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Our climate is changing because of greenhouse gases released into the atmosphere. Despite notable emission reductions over the last decades, the EU must transform production and consumption systems to achieve climate neutrality by 2050.
EU greenhouse gases in numbers
are released by the EU: 4th largest emitter
in 2020 compared to 1990 levels
compared to 1990 levels
Is Europe on track towards its 2030 targets?
Greenhouse gas emissions and energy consumption rose in 2021 due mostly to Europe’s post-pandemic recovery. Most EU Member States successfully achieved the EU’s 2020 climate and energy targets and are now turning their sights toward climate neutrality while also addressing the current energy supply crisis.
In the coming years, substantial emissions reductions will need to be sustained year-on-year to achieve climate neutrality in the long term. With the European Climate law, the 2030 reduction target was increased to at least 55% net greenhouse gas emission reductions by 2030, compared to 1990 levels.
Methane and its warming potential
While emissions of methane across the European Union have decreased over past years, the overall reduction in emissions needs to accelerate to meet 2030 and 2050 EU climate objectives. Increased global efforts to reduce methane emissions would also be needed to mitigate global warming in the short term.
According to the latest available official data, emissions of methane were down by 36% in the EU in 2020 compared with 1990 levels. The largest reductions in emissions occurred in energy supply, which includes energy industries and fugitive (leaked or uncaptured) emissions (-65%), waste (-37%) and agriculture (-21%).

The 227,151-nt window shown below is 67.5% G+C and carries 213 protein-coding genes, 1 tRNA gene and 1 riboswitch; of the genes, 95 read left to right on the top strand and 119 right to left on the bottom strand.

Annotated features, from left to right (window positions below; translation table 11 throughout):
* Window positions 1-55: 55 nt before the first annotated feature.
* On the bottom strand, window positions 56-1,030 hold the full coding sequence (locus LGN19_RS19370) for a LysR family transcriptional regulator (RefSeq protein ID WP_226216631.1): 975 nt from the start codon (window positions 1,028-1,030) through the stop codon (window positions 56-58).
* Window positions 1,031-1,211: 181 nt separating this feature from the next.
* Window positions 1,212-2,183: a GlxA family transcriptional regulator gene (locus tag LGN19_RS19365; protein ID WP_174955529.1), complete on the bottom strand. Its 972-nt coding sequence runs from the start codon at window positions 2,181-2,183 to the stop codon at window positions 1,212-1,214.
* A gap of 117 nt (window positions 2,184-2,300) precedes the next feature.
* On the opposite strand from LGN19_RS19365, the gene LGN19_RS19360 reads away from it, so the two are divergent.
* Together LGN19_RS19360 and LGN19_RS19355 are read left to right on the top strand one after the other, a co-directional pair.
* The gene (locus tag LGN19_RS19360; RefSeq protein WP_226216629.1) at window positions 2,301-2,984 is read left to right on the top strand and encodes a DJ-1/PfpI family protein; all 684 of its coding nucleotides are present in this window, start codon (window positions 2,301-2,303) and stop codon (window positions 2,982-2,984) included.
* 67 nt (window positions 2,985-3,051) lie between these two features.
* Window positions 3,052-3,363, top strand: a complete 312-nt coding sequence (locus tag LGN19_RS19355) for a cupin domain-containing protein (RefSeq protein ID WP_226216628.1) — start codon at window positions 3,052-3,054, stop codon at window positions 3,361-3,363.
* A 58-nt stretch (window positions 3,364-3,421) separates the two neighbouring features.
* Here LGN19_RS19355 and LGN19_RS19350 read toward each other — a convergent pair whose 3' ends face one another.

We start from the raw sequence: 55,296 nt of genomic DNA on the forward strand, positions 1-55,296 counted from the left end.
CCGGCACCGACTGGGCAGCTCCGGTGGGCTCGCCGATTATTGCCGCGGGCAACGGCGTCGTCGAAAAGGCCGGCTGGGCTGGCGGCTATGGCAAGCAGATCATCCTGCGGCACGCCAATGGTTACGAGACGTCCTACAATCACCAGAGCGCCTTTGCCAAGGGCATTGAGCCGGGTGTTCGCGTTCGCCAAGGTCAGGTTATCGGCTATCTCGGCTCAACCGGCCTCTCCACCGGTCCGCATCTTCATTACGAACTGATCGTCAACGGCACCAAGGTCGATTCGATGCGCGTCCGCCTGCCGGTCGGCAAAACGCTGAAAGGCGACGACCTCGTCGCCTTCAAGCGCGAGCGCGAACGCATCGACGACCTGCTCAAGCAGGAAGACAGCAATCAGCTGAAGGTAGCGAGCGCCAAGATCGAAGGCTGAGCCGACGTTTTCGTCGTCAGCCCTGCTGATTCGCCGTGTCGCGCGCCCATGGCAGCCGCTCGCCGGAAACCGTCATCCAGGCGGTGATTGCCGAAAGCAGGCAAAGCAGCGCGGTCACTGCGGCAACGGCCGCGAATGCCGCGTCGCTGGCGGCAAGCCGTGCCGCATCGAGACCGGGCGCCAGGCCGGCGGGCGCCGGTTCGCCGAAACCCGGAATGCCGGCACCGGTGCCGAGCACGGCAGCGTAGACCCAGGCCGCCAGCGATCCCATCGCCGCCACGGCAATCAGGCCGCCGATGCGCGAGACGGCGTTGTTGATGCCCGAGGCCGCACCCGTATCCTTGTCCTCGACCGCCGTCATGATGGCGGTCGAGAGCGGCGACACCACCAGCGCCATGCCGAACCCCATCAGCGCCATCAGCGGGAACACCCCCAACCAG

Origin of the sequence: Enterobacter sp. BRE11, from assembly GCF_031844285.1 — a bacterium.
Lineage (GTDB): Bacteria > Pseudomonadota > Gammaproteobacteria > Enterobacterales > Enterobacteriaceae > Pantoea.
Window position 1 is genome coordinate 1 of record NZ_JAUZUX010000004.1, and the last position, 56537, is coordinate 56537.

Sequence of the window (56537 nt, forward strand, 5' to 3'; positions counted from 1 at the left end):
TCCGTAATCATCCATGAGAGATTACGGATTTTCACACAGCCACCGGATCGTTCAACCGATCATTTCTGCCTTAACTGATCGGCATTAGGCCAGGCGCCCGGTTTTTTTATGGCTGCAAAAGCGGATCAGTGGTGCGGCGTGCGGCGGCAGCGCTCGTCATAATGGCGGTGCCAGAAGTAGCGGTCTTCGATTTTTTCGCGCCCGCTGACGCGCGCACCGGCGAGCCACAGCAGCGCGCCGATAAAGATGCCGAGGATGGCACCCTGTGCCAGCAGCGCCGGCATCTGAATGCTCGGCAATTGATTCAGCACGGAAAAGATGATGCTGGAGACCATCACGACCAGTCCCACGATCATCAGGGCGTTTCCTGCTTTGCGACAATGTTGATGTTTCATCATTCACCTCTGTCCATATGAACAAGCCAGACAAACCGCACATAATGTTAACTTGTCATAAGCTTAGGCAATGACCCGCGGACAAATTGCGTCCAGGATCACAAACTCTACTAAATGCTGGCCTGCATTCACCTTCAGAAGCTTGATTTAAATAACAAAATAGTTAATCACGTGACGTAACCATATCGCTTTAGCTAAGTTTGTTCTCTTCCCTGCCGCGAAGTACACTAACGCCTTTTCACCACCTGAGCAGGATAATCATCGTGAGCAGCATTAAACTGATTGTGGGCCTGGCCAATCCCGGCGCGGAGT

Europe's greenhouse gas data: explore emissions, projections sectors, countries and much more...
Our climate data to monitor Europe's progress
A robust reporting system is required to monitor progress toward EU climate change mitigation targets. The EEA is a key player in setting up these reporting systems, providing guidance to Member States on how to report and quality check the input. The EEA collects and provides access to the following types of data:
- Greenhouse gas (GHG) inventories;
- Greenhouse gas projections;
- Policies and measures;
- National systems for GHG policies and measures and projections;
- Use of EU emissions trading system auctioning revenues;
- Information on support to developing countries;
- National climate change adaptation actions;
- Ozone-depleting substances;
- CO2 emissions from new passenger cars, vans and heavy-duty vehicles.
Much of the data comes from datasets collected by the EEA. This data is then used to fulfil the EU's own targets and to allow the European Commission to assess whether the Union is on track to meet its international pledges made in the United Nations setting.
How is Copernicus helping?
In simple terms, photosynthesis is the process through which trees and plants capture carbon from the atmosphere and release oxygen. This natural process happens to be one of our best allies and the most efficient technology to reduce the amount of carbon in the atmosphere. Thanks to the EU's earth observation programme Copernicus, we get detailed information on what grows on the ground.
And knowing where vegetated areas are and what type of vegetation is growing there is crucial for calculating net greenhouse gas emissions.
Copernicus Land Monitoring Service, managed by the EEA and the European Commission's Joint Research Centre, provides information on land cover types and land use. This data can assist national governments in achieving their Nationally Determined Contributions.